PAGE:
Researchers 3D-print hydrodynamic model of aortic stenosis and ventricular remodelling



3D-printed heart

Massachusetts Institute of Technology engineers have created a soft robotics-enabled three-dimensional (3D)-printed anatomical hydrodynamic system that can recreate the hemodynamic system of aortic stenosis (AS) and congenital defects in specific patient cases.

The researchers first took medical images of a patient’s heart, converting these into 3D models which provide the basis for the subsequent polymer print—what is produced is a flexible, hollow replica of the patient’s heart. Mimicking the heart’s pumping action, the researchers also fabricated sleeves which are similar to blood pressure cuffs that wrap around the 3D-printed heart and aorta.

“All hearts are different,” says Luca Rosalia, a graduate student in the MIT-Harvard Program in Health Sciences and Technology. “There are massive variations, especially when patients are sick. The advantage of our system is that we can recreate not just the form of a patient’s heart, but also its function in both physiology and disease.”

In order to test the function of their replica heart, the researchers used medical scans of 15 patients with aortic stenosis, converting each image into a 3D computer model of the left ventricle and aorta, and subsequently using this to print the shell and sleeves, creating an artificial pumping system.

Measuring each patient’s heart-pumping pressures and flows, the study authors outline in Science Robotics, were able to accurately match the heart’s mechanics and physiology to each individual—“that is the part we get excited about”, noted co-author Ellen Roche  (Cleveland Clinic, Ohio, USA).

Developing their models even further, the investigators state they were able to replicate the interventions several patients had previously undergone to measure whether the replica heart responded in the same manner. Roche and her colleagues implanted similar valves in the printed aortas modelled after each patient. When they activated the printed heart to pump, they observed that the implanted valve produced similarly improved flows as in actual patients following their surgical implants.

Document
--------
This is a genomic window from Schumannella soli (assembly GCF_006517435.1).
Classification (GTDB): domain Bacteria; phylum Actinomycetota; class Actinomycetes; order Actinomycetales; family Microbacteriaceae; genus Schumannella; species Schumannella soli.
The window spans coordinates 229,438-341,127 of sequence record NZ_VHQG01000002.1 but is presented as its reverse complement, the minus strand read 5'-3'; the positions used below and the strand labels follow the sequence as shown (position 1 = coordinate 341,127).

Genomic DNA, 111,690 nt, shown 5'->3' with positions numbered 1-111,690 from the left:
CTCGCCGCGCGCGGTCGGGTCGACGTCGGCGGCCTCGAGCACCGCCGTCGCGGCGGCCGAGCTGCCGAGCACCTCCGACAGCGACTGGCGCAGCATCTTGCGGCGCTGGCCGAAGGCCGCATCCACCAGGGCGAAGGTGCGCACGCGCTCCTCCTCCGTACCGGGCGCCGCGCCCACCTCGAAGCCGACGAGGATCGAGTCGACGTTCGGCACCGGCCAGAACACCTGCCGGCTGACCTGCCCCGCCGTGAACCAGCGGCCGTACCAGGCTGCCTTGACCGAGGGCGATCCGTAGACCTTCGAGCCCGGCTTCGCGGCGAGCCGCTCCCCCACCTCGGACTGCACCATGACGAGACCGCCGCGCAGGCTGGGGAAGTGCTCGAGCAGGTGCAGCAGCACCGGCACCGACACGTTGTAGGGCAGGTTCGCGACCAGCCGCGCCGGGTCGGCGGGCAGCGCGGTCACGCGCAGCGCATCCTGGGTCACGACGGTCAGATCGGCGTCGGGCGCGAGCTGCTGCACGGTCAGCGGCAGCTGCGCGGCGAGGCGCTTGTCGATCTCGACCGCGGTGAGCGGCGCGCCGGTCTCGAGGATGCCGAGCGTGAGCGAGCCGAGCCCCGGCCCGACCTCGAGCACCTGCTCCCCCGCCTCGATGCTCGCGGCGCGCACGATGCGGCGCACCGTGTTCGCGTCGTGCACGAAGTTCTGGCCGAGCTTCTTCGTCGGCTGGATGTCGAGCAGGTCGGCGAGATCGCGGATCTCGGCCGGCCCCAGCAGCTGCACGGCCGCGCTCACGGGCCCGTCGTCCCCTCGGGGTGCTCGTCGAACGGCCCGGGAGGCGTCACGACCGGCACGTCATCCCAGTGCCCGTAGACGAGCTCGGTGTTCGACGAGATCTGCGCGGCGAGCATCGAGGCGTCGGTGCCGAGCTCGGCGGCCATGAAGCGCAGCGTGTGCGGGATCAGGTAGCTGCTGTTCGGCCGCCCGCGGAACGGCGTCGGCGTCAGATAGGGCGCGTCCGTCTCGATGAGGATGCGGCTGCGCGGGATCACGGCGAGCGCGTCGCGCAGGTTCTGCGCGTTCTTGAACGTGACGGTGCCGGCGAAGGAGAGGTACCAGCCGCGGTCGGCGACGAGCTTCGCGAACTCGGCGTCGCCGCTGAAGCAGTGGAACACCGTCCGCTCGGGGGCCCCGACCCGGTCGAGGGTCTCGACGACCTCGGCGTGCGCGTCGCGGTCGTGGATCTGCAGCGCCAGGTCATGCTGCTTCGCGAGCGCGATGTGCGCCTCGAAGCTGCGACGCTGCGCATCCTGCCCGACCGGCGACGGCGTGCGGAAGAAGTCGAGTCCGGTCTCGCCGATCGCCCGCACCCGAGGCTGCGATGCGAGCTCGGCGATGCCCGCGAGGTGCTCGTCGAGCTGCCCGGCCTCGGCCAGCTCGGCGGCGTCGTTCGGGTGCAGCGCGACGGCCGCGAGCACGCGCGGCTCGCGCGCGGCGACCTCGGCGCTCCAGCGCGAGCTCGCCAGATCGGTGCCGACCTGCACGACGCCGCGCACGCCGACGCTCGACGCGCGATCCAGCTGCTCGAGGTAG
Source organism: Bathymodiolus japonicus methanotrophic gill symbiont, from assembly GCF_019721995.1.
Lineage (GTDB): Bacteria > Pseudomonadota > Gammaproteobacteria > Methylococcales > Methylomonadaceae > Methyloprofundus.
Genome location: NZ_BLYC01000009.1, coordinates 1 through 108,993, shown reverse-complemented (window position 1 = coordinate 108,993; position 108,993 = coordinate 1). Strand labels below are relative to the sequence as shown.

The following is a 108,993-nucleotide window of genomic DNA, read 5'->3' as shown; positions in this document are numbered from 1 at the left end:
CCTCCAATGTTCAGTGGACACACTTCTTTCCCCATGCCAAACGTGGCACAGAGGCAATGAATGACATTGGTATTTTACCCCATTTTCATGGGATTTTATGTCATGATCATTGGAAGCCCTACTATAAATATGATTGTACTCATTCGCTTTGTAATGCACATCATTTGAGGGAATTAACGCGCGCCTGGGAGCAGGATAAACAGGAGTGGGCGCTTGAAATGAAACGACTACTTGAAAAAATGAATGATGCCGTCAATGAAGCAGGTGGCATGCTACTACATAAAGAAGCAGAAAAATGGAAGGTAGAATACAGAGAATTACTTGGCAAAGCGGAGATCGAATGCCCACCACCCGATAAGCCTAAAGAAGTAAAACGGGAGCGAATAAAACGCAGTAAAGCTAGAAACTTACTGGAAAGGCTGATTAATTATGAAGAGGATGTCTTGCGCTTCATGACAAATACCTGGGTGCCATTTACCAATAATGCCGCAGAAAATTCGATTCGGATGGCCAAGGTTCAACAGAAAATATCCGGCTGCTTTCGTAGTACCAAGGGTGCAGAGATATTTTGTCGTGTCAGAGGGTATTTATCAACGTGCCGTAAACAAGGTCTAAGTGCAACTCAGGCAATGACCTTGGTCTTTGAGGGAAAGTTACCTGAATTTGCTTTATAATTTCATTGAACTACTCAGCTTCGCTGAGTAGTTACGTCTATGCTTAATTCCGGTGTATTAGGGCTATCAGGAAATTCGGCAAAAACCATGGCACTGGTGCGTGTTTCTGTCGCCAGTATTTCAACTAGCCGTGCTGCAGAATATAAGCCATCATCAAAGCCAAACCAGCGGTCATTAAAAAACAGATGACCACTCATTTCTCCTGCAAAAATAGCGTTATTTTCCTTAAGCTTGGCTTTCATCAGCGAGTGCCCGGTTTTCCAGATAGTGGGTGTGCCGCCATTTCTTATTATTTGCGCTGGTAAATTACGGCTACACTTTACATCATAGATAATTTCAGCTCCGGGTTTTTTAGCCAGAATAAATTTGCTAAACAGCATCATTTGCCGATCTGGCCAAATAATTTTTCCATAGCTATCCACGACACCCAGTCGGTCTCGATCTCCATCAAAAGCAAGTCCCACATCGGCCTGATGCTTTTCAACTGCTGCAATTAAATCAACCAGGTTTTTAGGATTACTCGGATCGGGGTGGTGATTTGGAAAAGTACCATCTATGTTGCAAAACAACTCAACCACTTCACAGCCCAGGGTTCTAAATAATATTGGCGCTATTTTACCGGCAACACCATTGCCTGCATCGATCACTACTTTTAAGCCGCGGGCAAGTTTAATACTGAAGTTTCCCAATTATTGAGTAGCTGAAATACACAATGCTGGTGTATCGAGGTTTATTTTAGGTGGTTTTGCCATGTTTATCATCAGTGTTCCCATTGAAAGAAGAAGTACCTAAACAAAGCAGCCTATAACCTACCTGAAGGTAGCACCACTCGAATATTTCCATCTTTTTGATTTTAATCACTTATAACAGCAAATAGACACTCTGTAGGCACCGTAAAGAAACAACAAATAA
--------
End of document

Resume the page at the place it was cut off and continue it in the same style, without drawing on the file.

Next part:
Finally, the team used an actuated printed heart to compare implants of different sizes, to see which would result in the best fit and flow—something they envision clinicians could potentially do for their patients in the future.

“Patients would get their imaging done, which they do anyway, and we would use that to make this system, ideally within the day,” says co-author Christopher Nyugen (Massachusetts General Hospital, Boston, USA). “Once it is up and running, clinicians could test different valve types and sizes and see which works best, then use that to implant.”

Ultimately, Roche says the patient-specific replicas could help develop and identify ideal treatments for individuals with unique and challenging cardiac geometries.

“Designing inclusively for a large range of anatomies, and testing interventions across this range, may increase the addressable target population for minimally invasive procedures,” Roche says.


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